Restaurant Portion Distortion
Learn what--and how much--you should eat, using the USDA's dietary guidelines.
Managing portion sizes is tricky when you eat at restaurants where servings are typically supersized. See how this typical restaurant meal adds up for someone on a 2,000-calorie diet based on Food Guide Pyramid recommendations:
Typical Restaurant Dinner: One pasta side (1 1/2 cups pasta): 3 ounces grains One piece garlic bread: 2 ounces grains Chicken entrée: 6 ounces meat Tossed salad (2 cups): 2 vegetables Salad dressing: 3 to 4 teaspoons fat
Pyramid Daily Recommendations* Grains: 6 ounces (half of which should be whole grain) Vegetables: 2 1/2 cups Fruits: 2 cups Milk and Dairy: 3 cups Meat and Beans: 5.5 ounces Oils: 6 teaspoons Discretionary Calories: 265 Total calories: 2,000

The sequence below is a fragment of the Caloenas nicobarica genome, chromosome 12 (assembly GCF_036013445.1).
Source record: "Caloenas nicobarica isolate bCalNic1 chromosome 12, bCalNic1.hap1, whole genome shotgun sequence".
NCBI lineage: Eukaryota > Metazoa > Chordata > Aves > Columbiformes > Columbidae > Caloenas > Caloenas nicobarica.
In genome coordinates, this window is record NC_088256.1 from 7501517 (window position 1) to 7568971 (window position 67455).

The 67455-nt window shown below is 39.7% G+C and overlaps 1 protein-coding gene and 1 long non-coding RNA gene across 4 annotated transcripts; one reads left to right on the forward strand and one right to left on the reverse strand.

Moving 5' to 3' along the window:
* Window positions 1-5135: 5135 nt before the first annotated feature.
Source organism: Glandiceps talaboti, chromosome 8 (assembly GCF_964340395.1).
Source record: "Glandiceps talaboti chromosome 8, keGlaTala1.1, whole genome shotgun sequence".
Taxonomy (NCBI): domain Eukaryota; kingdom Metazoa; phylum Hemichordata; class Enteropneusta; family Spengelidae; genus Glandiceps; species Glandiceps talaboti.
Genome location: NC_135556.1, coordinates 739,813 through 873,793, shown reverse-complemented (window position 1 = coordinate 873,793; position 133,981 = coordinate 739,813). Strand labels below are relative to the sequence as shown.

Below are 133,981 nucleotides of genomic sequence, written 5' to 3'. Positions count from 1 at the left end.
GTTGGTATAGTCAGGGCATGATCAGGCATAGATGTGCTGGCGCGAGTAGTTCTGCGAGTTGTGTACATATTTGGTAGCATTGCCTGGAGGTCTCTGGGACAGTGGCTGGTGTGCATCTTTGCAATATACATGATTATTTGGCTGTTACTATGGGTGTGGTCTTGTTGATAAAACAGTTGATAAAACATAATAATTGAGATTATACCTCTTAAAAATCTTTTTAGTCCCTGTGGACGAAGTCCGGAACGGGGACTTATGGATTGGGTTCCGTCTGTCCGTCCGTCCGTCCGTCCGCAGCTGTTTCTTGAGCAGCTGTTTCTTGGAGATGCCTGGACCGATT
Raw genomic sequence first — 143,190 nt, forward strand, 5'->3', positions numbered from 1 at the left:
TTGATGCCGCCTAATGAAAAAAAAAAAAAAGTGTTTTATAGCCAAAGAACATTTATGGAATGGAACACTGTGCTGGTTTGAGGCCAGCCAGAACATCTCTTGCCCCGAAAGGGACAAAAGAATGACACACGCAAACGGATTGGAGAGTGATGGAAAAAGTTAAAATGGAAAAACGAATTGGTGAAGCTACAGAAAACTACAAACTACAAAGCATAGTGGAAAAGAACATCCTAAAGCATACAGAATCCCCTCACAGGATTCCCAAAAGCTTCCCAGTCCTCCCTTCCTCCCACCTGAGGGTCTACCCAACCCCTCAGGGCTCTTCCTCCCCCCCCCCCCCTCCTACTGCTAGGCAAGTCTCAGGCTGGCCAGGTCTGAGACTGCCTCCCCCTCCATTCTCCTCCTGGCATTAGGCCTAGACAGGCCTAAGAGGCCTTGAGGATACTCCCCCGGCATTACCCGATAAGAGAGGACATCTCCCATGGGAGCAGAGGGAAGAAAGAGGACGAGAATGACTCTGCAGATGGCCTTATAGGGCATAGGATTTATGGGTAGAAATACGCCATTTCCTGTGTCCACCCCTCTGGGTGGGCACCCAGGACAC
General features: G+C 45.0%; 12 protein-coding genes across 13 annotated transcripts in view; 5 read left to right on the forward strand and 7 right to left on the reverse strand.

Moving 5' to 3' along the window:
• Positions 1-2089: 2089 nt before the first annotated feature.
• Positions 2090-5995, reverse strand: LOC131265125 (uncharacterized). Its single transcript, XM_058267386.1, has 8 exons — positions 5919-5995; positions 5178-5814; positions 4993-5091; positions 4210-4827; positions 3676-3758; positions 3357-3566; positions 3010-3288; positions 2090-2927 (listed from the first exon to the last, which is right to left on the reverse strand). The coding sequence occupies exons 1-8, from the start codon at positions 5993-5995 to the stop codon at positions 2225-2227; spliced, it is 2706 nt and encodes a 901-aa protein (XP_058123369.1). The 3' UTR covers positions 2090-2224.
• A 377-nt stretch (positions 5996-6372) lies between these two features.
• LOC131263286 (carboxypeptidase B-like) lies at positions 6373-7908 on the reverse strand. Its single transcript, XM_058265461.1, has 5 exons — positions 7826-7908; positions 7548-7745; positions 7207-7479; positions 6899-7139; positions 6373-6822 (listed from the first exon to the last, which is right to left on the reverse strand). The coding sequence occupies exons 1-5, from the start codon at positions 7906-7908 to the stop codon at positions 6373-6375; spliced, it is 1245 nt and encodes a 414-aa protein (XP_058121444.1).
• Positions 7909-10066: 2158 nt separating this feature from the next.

Add a soda to the restaurant dinner, and you have consumed nearly all your fat and discretionary calories for the day―and probably your allotment of protein and grains―in one sitting.
The secret to navigating through oversized offerings is to keep one strategy in mind: downsize. Order appetizers or small plates instead of an entrée. Share dessert. And pack up the leftovers for another meal.
* 2005 Pyramid Daily Recommendations: Based on an average 40-year old woman who participates in physical activity an average of 30 to 60 minutes per day.
A Day's Worth of Food Take a look at examples of foods and serving sizes for an 1,800-calorie pyramid meal plan.